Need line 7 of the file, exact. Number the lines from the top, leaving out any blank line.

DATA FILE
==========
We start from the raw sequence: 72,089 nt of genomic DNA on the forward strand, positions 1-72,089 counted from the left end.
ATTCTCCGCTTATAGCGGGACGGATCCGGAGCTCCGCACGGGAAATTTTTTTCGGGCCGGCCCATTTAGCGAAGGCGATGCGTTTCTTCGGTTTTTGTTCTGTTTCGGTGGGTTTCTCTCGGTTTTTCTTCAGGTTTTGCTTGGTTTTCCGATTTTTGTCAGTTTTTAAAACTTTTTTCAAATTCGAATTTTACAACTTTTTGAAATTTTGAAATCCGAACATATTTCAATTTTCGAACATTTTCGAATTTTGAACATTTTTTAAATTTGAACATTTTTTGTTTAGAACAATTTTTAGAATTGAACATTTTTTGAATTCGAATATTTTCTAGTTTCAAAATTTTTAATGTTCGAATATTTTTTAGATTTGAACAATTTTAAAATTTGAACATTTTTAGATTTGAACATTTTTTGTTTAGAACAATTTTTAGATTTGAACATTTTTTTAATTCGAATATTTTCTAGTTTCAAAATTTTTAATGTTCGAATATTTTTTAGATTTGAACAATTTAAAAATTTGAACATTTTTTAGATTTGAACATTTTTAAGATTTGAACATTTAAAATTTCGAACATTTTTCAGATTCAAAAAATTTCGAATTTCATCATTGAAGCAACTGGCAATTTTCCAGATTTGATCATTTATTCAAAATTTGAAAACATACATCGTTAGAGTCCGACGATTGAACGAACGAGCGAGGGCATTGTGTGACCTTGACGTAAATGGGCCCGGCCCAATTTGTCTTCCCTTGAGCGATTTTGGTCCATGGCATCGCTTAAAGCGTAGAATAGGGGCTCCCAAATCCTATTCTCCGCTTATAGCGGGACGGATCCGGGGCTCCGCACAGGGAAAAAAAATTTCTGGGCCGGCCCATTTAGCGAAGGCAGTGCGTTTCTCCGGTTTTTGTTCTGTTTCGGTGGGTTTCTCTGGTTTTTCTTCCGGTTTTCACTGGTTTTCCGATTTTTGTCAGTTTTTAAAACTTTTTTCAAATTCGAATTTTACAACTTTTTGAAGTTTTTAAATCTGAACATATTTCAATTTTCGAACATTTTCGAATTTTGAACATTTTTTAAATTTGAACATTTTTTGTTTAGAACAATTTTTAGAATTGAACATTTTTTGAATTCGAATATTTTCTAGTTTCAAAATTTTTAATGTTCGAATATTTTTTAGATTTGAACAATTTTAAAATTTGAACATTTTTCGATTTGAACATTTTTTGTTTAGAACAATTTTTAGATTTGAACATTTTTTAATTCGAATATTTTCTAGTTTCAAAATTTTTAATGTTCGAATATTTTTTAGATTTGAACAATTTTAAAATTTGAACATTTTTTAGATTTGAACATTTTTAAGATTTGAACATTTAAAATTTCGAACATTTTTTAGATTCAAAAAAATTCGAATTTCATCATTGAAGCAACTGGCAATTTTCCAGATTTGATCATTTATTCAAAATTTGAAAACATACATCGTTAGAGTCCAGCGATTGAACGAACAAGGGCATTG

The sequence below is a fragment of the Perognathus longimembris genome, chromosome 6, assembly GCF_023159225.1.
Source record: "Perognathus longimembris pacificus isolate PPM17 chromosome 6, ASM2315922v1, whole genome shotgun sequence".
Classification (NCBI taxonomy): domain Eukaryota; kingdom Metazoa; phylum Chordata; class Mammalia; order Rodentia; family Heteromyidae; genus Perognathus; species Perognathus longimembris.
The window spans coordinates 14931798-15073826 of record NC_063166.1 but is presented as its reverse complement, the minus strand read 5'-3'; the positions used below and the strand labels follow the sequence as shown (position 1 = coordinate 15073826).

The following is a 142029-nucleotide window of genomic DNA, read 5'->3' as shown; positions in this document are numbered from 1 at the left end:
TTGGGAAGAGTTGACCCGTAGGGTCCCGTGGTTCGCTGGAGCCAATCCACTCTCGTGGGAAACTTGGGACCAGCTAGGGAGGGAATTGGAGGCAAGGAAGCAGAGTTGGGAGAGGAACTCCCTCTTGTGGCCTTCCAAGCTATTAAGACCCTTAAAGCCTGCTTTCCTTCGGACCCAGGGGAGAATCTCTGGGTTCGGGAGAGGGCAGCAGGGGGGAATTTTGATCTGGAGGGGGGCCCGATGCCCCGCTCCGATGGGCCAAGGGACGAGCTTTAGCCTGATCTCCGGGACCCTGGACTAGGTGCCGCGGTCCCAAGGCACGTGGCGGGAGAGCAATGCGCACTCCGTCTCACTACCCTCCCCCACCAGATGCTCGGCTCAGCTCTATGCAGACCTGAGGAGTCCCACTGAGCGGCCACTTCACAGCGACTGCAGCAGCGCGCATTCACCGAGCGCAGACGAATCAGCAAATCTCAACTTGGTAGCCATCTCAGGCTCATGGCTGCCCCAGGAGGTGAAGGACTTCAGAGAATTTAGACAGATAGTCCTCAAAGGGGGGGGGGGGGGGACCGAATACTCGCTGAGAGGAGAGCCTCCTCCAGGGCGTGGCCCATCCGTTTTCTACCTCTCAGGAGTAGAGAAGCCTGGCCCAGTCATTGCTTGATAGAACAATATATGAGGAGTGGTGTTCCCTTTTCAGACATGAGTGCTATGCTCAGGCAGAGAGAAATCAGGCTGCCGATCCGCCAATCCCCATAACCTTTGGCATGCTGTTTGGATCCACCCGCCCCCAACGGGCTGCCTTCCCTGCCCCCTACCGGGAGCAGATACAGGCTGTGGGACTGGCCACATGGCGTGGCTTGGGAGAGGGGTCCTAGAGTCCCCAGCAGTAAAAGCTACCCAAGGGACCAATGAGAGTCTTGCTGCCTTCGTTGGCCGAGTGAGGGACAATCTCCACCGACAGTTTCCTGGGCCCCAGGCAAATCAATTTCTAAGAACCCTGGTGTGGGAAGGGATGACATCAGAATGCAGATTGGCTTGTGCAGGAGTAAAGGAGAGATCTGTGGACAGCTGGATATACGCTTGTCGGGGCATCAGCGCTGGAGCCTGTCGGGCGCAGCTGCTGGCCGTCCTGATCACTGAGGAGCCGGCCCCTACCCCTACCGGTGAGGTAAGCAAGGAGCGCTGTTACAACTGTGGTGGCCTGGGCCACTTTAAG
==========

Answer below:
The following is a 142029-nucleotide window of genomic DNA, read 5'->3' as shown; positions in this document are numbered from 1 at the left end: